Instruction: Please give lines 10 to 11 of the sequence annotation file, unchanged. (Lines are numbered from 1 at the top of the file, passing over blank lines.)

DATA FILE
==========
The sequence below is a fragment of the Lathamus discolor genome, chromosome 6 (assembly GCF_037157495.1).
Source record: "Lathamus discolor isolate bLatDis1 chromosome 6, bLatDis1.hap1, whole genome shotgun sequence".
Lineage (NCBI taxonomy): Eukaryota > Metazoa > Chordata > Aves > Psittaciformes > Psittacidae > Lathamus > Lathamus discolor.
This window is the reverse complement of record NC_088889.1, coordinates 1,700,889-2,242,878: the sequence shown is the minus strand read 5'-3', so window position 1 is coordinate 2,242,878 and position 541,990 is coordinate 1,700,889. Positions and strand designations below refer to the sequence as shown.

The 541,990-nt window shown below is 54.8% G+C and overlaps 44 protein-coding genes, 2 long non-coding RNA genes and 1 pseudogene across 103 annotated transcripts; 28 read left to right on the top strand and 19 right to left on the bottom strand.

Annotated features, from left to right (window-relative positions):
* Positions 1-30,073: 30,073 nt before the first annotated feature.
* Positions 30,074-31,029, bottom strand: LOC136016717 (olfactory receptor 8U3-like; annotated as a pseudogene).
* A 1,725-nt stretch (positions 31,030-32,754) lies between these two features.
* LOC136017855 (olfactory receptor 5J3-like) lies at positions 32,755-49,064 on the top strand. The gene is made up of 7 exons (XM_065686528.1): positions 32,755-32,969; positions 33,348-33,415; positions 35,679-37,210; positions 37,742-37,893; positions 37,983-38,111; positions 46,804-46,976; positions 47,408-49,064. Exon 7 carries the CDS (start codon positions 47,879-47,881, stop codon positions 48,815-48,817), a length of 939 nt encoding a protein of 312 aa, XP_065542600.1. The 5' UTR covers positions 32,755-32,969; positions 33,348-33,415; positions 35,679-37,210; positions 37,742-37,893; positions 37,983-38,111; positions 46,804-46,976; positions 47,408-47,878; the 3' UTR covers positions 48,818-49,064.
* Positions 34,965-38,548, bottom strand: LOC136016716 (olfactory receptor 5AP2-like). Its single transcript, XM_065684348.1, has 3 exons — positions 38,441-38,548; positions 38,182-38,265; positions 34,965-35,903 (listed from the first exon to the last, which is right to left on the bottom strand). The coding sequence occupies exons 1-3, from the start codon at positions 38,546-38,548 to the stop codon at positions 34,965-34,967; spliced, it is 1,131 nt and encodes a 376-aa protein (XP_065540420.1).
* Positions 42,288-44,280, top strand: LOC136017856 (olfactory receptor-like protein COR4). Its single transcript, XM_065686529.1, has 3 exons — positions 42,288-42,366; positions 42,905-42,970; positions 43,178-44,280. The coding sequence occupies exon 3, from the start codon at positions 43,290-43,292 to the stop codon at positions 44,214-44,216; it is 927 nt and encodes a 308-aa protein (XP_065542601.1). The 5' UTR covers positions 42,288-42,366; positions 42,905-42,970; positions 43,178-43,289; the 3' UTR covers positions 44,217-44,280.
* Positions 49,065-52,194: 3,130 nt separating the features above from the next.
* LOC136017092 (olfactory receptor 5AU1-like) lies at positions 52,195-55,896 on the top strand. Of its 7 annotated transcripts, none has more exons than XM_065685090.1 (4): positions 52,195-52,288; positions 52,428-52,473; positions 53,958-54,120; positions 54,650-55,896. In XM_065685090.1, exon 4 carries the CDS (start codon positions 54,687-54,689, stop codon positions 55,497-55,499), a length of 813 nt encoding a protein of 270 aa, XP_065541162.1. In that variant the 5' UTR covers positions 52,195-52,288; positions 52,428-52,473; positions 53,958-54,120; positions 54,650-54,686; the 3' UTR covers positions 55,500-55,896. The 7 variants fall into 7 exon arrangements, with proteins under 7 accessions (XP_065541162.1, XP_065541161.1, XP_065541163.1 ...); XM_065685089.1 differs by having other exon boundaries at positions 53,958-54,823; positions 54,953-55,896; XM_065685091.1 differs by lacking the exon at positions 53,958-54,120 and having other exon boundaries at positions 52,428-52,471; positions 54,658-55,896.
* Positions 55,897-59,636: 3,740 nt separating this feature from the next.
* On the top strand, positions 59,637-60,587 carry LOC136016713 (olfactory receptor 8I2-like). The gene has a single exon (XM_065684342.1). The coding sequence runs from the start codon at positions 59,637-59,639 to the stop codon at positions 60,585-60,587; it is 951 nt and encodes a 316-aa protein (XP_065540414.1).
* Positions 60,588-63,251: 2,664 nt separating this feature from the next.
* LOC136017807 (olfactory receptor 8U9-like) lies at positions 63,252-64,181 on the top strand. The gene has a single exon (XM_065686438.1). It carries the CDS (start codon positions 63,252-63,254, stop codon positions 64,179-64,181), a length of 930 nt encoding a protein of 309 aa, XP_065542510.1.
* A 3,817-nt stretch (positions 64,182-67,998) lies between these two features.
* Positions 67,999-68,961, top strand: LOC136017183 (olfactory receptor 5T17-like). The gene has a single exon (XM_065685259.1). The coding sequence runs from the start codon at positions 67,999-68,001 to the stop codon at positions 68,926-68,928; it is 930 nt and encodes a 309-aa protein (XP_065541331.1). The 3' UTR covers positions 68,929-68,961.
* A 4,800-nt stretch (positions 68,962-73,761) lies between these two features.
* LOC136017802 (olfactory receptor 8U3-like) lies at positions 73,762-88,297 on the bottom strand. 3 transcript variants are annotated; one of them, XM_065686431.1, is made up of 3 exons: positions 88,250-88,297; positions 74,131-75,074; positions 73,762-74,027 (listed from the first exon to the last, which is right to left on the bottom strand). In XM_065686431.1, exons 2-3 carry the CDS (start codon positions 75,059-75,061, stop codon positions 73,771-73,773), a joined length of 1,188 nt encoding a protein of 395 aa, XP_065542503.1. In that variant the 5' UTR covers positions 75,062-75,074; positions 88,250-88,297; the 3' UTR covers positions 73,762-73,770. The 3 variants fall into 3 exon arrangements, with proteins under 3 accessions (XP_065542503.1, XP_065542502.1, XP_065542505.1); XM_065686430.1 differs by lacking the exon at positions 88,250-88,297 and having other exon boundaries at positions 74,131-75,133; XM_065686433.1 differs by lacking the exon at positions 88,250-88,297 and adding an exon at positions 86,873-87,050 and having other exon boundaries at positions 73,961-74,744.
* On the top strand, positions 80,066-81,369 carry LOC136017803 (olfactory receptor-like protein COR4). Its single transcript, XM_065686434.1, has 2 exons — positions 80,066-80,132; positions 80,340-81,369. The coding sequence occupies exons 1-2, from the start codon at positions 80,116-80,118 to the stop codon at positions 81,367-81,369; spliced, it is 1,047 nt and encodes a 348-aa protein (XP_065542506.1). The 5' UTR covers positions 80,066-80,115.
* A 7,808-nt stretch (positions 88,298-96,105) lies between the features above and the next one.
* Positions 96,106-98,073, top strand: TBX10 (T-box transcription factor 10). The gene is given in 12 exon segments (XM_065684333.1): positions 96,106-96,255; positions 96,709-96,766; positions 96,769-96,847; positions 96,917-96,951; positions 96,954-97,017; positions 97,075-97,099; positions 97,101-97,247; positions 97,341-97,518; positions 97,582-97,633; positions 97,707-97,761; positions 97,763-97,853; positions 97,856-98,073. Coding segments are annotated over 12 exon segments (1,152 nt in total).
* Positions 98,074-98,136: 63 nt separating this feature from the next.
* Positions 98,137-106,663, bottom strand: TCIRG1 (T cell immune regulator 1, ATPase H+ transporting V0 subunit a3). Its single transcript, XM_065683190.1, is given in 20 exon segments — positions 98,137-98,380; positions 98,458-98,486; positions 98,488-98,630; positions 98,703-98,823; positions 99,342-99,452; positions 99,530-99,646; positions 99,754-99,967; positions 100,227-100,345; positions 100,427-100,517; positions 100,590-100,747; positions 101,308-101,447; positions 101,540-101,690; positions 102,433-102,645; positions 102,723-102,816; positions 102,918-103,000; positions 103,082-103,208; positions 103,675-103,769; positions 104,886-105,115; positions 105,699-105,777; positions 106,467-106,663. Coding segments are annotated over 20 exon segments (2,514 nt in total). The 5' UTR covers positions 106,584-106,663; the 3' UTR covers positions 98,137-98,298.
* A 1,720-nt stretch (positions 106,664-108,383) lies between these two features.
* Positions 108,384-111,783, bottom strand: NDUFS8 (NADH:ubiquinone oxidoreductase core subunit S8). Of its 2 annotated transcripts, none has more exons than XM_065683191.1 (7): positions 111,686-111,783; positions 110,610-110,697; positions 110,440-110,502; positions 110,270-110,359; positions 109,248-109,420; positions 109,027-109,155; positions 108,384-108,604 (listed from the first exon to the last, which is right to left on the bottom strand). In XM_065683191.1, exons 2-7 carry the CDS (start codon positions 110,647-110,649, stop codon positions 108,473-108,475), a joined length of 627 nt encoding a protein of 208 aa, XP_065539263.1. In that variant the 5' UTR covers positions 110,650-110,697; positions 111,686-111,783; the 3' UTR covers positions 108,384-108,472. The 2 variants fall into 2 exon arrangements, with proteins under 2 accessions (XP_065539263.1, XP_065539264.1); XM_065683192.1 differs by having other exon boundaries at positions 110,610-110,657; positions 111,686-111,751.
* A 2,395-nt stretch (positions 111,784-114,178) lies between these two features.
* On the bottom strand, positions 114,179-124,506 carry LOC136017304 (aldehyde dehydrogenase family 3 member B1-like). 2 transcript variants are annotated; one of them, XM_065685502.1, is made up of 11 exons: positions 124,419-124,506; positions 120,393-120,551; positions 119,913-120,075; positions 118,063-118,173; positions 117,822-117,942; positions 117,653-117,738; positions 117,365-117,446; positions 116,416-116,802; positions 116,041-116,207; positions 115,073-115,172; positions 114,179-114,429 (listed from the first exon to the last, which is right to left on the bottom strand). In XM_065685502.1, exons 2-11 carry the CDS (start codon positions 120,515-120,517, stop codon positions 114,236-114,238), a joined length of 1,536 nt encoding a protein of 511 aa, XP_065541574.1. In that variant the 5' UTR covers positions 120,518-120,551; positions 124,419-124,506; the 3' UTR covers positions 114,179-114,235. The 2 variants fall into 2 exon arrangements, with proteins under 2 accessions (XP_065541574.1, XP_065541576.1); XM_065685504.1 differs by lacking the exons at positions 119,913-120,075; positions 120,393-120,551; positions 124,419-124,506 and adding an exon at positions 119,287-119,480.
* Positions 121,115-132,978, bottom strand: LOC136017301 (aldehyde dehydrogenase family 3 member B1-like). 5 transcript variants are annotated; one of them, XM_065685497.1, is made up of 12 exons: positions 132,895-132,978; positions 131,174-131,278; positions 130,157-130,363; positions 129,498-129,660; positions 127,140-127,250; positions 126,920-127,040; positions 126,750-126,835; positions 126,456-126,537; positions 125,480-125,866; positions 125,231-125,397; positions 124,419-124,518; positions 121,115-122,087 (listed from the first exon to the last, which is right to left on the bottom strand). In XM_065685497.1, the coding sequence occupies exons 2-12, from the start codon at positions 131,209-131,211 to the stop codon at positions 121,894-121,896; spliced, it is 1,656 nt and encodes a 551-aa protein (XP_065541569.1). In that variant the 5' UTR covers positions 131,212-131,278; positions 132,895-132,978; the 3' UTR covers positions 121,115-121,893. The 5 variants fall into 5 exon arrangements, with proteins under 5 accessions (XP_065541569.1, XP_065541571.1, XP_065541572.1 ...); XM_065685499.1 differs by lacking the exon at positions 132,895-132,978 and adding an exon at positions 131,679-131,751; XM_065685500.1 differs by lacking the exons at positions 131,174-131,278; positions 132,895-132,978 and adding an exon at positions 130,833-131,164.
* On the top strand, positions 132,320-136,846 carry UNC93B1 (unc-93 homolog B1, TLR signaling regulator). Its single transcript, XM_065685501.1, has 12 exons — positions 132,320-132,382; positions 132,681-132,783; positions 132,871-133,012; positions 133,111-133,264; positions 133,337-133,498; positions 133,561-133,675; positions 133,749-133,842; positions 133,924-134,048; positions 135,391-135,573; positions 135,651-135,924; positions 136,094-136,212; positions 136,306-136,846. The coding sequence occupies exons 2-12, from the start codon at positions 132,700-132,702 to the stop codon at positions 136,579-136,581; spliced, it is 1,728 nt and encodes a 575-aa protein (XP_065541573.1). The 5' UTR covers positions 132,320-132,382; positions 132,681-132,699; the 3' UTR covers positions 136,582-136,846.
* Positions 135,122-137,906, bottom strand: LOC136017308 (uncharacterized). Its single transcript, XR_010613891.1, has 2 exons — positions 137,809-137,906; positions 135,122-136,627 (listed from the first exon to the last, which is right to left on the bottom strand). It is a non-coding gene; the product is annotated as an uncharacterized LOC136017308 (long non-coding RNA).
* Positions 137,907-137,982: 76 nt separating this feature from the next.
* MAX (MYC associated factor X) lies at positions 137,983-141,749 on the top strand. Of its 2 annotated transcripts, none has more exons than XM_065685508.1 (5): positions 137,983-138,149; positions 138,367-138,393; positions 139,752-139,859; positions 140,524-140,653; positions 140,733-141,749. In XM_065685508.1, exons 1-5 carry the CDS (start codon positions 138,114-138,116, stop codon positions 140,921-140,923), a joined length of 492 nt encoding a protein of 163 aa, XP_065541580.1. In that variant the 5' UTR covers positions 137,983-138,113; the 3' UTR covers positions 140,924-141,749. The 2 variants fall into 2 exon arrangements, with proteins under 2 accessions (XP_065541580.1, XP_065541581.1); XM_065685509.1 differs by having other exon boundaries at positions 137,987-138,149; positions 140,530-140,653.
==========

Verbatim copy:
* LOC136017855 (olfactory receptor 5J3-like) lies at positions 32,755-49,064 on the top strand. The gene is made up of 7 exons (XM_065686528.1): positions 32,755-32,969; positions 33,348-33,415; positions 35,679-37,210; positions 37,742-37,893; positions 37,983-38,111; positions 46,804-46,976; positions 47,408-49,064. Exon 7 carries the CDS (start codon positions 47,879-47,881, stop codon positions 48,815-48,817), a length of 939 nt encoding a protein of 312 aa, XP_065542600.1. The 5' UTR covers positions 32,755-32,969; positions 33,348-33,415; positions 35,679-37,210; positions 37,742-37,893; positions 37,983-38,111; positions 46,804-46,976; positions 47,408-47,878; the 3' UTR covers positions 48,818-49,064.
* Positions 34,965-38,548, bottom strand: LOC136016716 (olfactory receptor 5AP2-like). Its single transcript, XM_065684348.1, has 3 exons — positions 38,441-38,548; positions 38,182-38,265; positions 34,965-35,903 (listed from the first exon to the last, which is right to left on the bottom strand). The coding sequence occupies exons 1-3, from the start codon at positions 38,546-38,548 to the stop codon at positions 34,965-34,967; spliced, it is 1,131 nt and encodes a 376-aa protein (XP_065540420.1).